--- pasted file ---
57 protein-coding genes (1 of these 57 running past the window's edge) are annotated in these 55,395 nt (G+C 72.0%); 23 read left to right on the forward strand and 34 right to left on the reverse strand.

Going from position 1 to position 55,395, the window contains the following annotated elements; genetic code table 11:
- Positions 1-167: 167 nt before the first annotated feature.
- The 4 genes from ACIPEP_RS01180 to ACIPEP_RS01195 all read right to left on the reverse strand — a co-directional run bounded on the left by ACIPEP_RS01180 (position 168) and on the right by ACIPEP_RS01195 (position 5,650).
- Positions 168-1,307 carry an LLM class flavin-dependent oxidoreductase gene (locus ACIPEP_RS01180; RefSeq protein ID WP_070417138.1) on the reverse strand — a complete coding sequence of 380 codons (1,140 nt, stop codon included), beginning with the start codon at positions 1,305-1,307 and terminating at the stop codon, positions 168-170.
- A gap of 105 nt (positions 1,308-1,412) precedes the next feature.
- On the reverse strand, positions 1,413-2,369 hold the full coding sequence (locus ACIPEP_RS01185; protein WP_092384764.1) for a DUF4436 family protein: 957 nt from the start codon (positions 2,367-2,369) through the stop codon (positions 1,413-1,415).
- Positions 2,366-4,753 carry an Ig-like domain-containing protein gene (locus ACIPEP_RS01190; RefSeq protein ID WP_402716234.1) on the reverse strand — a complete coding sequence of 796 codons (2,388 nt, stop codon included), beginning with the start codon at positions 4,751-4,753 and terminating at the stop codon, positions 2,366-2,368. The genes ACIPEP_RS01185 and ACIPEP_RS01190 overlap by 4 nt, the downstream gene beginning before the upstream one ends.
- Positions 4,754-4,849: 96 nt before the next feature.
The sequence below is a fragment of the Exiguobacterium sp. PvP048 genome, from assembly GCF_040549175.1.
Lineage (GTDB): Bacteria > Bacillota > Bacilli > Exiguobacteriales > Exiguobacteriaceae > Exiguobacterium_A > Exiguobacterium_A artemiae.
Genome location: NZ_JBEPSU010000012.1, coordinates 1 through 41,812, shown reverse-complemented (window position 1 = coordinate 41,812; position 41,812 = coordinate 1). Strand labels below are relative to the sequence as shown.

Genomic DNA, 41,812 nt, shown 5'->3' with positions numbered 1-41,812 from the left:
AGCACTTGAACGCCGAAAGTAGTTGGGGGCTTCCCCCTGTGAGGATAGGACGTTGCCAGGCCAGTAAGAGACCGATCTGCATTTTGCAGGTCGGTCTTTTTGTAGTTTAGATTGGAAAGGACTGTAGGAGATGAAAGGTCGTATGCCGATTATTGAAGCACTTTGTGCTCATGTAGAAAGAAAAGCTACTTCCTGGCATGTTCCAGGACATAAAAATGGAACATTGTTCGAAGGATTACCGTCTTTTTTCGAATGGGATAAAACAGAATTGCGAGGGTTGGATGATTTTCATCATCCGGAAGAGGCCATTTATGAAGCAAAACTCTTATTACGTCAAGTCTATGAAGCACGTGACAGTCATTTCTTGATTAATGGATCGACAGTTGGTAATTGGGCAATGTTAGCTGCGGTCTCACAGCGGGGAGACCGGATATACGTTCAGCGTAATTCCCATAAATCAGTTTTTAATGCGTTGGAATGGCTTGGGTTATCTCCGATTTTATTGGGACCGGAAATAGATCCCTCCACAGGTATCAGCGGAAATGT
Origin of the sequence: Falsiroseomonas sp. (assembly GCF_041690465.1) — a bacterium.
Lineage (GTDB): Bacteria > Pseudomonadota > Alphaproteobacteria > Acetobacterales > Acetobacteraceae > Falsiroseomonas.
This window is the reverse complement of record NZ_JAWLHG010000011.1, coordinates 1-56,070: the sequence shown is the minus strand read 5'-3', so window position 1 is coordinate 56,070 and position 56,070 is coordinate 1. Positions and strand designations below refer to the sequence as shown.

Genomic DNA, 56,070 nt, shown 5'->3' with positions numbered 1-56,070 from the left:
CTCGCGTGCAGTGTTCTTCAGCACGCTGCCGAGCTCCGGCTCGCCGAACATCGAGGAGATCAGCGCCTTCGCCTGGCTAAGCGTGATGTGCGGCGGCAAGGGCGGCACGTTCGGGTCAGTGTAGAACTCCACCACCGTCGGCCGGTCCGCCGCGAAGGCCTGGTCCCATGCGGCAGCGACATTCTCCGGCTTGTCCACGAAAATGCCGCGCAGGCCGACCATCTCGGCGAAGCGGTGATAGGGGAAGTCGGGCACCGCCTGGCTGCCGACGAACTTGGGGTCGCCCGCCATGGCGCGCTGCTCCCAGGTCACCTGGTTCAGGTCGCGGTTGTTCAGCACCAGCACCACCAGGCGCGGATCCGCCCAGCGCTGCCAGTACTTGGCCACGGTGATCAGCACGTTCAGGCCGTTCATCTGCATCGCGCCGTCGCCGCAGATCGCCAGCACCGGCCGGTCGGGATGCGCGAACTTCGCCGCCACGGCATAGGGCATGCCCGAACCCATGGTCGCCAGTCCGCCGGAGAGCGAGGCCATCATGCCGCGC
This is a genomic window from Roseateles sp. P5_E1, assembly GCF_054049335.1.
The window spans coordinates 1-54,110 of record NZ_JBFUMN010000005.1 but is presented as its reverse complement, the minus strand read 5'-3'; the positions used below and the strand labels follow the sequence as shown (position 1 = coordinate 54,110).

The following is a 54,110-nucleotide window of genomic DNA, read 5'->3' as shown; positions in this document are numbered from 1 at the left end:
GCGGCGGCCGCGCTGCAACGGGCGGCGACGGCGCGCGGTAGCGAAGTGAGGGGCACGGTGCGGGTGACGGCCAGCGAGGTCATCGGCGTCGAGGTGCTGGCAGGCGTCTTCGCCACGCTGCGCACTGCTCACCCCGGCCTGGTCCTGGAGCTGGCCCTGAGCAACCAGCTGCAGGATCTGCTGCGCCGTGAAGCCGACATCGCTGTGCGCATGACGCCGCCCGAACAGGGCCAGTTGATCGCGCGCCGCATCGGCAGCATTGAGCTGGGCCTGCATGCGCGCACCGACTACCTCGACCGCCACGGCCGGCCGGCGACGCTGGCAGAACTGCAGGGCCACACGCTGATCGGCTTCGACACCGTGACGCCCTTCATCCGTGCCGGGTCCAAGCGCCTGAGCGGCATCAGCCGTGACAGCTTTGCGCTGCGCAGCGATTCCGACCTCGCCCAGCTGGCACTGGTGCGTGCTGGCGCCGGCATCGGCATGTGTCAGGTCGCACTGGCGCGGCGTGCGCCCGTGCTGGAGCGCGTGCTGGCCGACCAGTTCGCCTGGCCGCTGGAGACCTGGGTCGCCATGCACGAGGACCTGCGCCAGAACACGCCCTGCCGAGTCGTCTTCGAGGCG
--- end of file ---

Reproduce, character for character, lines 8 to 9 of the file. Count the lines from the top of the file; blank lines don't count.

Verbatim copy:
- Positions 2,366-4,753 carry an Ig-like domain-containing protein gene (locus ACIPEP_RS01190; RefSeq protein ID WP_402716234.1) on the reverse strand — a complete coding sequence of 796 codons (2,388 nt, stop codon included), beginning with the start codon at positions 4,751-4,753 and terminating at the stop codon, positions 2,366-2,368. The genes ACIPEP_RS01185 and ACIPEP_RS01190 overlap by 4 nt, the downstream gene beginning before the upstream one ends.
- Positions 4,754-4,849: 96 nt before the next feature.